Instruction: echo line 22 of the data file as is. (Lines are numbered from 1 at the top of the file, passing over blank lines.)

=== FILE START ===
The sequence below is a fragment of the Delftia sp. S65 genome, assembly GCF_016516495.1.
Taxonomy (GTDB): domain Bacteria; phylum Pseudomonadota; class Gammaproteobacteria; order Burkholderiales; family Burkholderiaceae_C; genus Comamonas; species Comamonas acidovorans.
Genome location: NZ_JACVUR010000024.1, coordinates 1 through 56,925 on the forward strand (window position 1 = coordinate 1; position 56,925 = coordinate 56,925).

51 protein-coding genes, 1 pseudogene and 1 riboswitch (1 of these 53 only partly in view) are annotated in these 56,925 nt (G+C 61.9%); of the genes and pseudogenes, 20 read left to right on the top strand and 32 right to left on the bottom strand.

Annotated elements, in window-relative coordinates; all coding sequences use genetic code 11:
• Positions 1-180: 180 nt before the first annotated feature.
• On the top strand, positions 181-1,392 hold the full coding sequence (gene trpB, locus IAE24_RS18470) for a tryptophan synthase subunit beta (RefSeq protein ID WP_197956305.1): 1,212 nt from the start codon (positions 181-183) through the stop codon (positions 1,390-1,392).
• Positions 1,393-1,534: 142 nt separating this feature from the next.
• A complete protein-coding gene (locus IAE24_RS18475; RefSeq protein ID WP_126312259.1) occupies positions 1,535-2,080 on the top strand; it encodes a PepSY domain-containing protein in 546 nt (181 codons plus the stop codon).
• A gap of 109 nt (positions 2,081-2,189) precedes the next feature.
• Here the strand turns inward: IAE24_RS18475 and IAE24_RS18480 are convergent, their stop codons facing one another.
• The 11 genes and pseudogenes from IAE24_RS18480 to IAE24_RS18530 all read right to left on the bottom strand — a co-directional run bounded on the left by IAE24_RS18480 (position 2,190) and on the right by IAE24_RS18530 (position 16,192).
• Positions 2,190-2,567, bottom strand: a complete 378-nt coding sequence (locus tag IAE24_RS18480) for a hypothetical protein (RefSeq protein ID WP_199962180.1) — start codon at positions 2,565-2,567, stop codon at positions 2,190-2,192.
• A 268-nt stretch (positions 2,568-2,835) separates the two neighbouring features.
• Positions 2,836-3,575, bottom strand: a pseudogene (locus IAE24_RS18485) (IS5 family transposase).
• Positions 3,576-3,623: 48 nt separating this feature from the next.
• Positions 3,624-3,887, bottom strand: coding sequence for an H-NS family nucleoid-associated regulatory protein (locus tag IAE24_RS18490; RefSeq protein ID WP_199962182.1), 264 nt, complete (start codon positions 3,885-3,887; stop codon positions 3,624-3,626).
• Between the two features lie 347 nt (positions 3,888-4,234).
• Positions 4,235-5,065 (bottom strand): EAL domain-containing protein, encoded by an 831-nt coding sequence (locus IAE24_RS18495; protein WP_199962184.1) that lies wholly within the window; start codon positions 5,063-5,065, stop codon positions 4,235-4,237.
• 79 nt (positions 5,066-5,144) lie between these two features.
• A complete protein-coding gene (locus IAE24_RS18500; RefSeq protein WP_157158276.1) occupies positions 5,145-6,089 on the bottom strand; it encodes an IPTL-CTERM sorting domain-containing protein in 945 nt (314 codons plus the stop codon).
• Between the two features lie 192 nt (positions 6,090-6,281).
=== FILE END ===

• Between the two features lie 192 nt (positions 6,090-6,281).